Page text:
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I knew he was trouble when he commented on the sound of my voice as we introduced ourselves.
His features reminded me of the broken modern Romeo whom I shared my first rodeos with at the age of 16.
He had been the first guy with whom I publicly held hands and tried sushi with. Down the ride we moved in together.
We were like Bonnie and Clyde—we brought the party home. We were high on the illusion that ecstasy could numb the pain of our childhoods.
By 21 I was barely skin and bones, and the chemicals had stopped working. I packed my suitcase full of lessons and headed to the airport.
In the years following my departure, my short-lived romances were with emotionally unavailable men.
I got comfortable being alone. It was safe to be alone. I had no faith in being chosen, nor did I trust myself in loving another. I realised that I had been left believing that no man was worth losing my freedom over.
The fourth year into singledom was when Romeo’s doppelgänger manifested into my present.
It began with our mutual liking for coffee, which lead to messaging, and then to touching. His fingertips on my skin awakened the senses that I had hidden well. However innocent his excuses, it felt inappropriate—he was not single.
I did not think that he had the freedom to pursue more—and then we kissed.
For a woman who had isolated herself from physical touch, for a split-second, doing the wrong thing made me feel alive.
My resistance was received by the doppelgänger as an invitation to try harder. That was when the triggers began. He wanted to break my barriers. He called out on the walls I had built around my heart. He wanted the part of me that I refused to give—he wanted my all for himself.
Every time I felt that he disrespected my space, it made me angry—my triggers were an indication of my disrespect for my own self.
I questioned his appearance in my life, for I had not met a man who persisted in pursuing me. Others had let me walk away, but the doppelgänger grew on my weakness like an incurable virus. He was everything I did not want love to be, yet his actions gave me clarity—I learnt that I was the emotionally unavailable one.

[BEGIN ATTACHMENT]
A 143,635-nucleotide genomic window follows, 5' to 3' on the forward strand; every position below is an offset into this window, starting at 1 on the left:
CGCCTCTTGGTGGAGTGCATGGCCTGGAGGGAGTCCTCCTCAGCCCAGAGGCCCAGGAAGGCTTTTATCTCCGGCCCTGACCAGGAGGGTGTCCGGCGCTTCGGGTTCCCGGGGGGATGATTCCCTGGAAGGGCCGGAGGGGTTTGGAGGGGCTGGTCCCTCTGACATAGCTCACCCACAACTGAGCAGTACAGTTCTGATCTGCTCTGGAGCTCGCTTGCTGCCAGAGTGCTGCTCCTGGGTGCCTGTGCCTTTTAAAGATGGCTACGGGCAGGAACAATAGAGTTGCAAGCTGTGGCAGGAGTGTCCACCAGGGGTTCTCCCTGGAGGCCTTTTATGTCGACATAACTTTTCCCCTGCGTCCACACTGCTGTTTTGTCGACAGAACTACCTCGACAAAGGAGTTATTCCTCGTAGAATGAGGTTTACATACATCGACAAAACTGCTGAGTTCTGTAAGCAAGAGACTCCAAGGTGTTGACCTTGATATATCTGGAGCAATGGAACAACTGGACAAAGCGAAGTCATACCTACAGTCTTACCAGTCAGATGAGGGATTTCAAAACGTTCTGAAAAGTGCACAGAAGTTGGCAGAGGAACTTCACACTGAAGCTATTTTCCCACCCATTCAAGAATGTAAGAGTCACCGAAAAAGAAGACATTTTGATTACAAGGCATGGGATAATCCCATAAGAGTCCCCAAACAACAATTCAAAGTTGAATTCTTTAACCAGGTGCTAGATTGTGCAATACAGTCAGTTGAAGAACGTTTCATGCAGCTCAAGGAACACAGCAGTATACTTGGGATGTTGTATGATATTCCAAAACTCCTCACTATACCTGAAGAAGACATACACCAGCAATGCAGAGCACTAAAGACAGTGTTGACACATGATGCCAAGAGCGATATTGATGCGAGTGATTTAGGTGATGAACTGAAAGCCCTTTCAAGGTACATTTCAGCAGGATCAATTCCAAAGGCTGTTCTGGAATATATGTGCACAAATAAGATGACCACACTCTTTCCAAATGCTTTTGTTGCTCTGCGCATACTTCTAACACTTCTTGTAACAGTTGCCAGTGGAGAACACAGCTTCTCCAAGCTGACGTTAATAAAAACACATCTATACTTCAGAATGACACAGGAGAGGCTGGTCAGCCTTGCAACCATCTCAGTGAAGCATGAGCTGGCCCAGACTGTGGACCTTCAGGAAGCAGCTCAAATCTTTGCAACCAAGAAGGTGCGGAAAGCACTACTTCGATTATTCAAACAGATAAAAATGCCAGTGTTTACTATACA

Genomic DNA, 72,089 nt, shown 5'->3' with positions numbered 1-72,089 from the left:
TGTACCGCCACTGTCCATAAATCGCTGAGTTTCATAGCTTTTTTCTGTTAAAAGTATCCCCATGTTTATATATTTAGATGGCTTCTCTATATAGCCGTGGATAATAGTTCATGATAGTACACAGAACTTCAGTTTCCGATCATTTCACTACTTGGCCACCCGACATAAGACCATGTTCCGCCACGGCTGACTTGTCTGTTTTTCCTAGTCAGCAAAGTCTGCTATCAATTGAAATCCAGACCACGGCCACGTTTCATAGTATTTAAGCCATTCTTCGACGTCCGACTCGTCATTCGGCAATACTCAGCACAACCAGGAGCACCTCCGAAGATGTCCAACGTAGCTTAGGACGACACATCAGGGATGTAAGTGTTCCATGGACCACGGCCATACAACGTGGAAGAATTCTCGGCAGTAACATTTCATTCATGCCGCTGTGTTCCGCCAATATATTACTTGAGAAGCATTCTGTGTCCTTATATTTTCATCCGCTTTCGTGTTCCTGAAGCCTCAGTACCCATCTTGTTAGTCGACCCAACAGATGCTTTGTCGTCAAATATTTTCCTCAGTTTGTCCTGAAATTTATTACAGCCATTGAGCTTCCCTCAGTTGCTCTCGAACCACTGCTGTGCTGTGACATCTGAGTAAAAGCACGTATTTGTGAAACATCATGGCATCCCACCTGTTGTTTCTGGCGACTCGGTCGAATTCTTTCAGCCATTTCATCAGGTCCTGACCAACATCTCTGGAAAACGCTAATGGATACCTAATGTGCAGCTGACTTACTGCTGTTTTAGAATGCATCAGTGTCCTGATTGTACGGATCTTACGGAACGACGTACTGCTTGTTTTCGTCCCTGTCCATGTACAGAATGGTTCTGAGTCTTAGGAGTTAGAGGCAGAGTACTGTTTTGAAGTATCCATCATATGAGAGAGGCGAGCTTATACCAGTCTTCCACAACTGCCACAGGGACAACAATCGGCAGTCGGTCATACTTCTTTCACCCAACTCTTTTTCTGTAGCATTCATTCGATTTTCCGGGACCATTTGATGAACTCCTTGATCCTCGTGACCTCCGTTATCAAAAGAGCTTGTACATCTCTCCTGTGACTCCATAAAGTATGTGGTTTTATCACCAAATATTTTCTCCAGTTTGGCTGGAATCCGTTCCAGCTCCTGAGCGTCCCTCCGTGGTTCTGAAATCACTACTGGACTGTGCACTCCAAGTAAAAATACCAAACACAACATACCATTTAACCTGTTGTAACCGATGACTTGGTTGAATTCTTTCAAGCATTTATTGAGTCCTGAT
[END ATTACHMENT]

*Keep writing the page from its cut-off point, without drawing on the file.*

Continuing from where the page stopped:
After months of resistance, I surrendered, trusting that the experience would leave me when it had served its purpose.
One morning, I woke up to find his message that our relationship was no longer a secret. While I hated myself for being the cause of hurt for another woman, it meant that I would no longer have to say yes whenever I wanted to say no.
She and I both knew that it could have been any other woman, but in her story, I was the other woman. Accepting that I was the cause of her pain made me understand the consequences of my feelings—I felt unworthy.
It was in the asking of forgiveness that I learnt the beauty of choosing to do the right thing, especially when I had done wrong.
The breaking point of the experience granted me the gift of choice, to choose the option I had never chosen before—to believe in the existence of a love that I desired.
My experience with the doppelgänger taught me that we attract what we are and not what we desire.
When I gave myself permission to feel worthy, I became available for life, and my well-being became the centre of my focus.
I stopped counting my days of singledom, I stopped waiting, and I started to rejoice in my freedom. I stopped hiding, I broke down the walls, and instead I built boundaries.
I gave myself permission to do the things I would normally say no to. I made plans and showed up for them. I brushed the dust off my wish list and attended to them one at a time.
I filled my life doing the things that I love, until my heart began to resonate with contentment that I was enough.